Under the slogan of Toxicology for the 21st Century and spearheaded by EPA, NIH and FDA, chemical and drug safety sciences have embarked to embrace toxicity mechanism. This was very much fueled by the 2007 NRC report “Toxicity Testing in the 21st Century: A Vision and a Strategy”. The concept requires developing quality-assured consensus about toxicity mechanism, in the end more molecular and quantitative than the current OECD efforts of Adverse Outcome Pathways. The Human Toxome project, funded as an NIH Transformative Research grant 2011-2016, is focused on developing the concepts and the means for deducing, validating, and sharing molecular Pathways of Toxicity (PoT). Using the test case of estrogenic endocrine disruption, the responses of MCF-7 human breast cancer cells are being phenotyped by transcriptomics and mass-spectroscopy-based metabolomics. The bioinformatics tools for PoT deduction represent a core deliverable. A key challenge for mapping the Human Toxome is the multi-omics integration. A number of challenges for quality and standardization of cell systems, omics technologies, and bioinformatics are being addressed. In parallel, concepts for annotation, validation, and sharing of PoT information, as well as their link to adverse outcomes, are being developed. A reasonably comprehensive public database of PoT, the Human Toxome Knowledge-base, could become a point of reference for toxicological research and regulatory tests strategies.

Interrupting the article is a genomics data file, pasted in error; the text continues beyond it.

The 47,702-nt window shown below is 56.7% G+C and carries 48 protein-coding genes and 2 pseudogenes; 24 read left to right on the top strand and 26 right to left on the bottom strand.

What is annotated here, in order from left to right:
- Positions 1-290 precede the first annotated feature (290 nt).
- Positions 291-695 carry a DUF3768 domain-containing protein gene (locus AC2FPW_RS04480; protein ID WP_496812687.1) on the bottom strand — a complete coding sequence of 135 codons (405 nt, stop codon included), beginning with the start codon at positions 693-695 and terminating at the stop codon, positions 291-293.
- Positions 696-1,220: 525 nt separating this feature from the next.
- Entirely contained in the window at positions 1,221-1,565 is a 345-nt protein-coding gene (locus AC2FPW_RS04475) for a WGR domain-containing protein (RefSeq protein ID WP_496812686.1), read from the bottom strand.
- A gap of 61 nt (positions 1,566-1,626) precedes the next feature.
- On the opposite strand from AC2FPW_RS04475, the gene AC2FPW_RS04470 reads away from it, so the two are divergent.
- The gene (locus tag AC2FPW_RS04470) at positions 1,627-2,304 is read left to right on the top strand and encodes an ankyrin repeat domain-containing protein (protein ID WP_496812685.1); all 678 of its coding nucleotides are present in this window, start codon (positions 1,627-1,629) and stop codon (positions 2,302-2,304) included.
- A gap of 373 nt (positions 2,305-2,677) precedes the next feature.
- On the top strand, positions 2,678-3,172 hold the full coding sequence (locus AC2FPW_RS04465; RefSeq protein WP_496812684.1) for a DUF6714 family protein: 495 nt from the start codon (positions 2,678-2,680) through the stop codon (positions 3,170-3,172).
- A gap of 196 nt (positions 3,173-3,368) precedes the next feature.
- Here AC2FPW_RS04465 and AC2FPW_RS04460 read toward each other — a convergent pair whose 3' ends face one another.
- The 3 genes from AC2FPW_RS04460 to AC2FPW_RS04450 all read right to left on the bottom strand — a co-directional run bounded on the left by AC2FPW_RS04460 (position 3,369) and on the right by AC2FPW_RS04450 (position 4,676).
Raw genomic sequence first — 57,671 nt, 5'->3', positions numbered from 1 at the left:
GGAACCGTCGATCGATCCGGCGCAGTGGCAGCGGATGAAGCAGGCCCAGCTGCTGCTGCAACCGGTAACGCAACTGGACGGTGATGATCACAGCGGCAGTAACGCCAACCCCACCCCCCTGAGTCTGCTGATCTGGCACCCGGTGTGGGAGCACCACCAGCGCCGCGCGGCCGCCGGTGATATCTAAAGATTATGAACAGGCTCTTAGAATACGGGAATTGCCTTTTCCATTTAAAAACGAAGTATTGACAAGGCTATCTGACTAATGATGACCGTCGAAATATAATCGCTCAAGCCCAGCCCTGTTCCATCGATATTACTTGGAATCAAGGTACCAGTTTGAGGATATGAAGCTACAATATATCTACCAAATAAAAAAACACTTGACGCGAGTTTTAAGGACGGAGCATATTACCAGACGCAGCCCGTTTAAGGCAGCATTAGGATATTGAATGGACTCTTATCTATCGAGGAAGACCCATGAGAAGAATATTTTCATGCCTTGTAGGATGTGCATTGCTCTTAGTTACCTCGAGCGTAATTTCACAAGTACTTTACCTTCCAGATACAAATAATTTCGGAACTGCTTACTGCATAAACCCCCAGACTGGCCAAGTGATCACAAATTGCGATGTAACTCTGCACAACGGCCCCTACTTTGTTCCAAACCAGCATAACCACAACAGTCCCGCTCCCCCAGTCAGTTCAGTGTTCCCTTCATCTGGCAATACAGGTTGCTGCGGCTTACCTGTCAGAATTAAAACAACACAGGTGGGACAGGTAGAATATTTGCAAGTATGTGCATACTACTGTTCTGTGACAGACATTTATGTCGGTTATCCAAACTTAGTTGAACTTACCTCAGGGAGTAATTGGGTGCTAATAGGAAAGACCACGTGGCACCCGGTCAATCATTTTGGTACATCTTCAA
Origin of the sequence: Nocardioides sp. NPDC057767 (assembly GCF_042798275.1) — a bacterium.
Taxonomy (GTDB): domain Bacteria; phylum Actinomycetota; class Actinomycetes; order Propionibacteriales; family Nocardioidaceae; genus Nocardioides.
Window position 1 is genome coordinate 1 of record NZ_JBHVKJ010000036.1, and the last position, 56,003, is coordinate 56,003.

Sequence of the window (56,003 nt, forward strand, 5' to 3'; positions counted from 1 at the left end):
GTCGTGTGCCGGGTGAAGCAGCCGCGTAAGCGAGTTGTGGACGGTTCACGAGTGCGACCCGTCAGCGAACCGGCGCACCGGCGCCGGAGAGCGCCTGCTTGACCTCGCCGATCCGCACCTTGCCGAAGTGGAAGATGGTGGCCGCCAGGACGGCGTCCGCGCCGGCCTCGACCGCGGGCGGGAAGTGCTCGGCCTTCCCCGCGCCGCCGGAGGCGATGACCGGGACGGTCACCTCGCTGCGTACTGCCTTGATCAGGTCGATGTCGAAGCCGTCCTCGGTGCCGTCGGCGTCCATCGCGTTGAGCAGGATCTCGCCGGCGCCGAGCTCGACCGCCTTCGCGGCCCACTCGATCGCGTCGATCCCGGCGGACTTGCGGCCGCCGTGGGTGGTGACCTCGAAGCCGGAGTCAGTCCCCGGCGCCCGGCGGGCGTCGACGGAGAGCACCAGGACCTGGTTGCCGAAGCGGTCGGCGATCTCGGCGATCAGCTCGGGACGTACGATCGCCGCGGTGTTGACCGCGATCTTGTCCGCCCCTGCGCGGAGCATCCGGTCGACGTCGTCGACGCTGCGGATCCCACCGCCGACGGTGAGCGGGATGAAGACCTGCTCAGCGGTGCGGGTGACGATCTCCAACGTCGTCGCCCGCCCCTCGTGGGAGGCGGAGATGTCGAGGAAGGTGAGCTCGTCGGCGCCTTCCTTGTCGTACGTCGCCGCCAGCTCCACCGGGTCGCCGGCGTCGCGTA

Thomas Hartung Professor and Chair for Evidence-based Toxicologyhttp://caat.jhsph.edu

Integrative Ecotoxicology e-session

Photos by : Tyssul Patel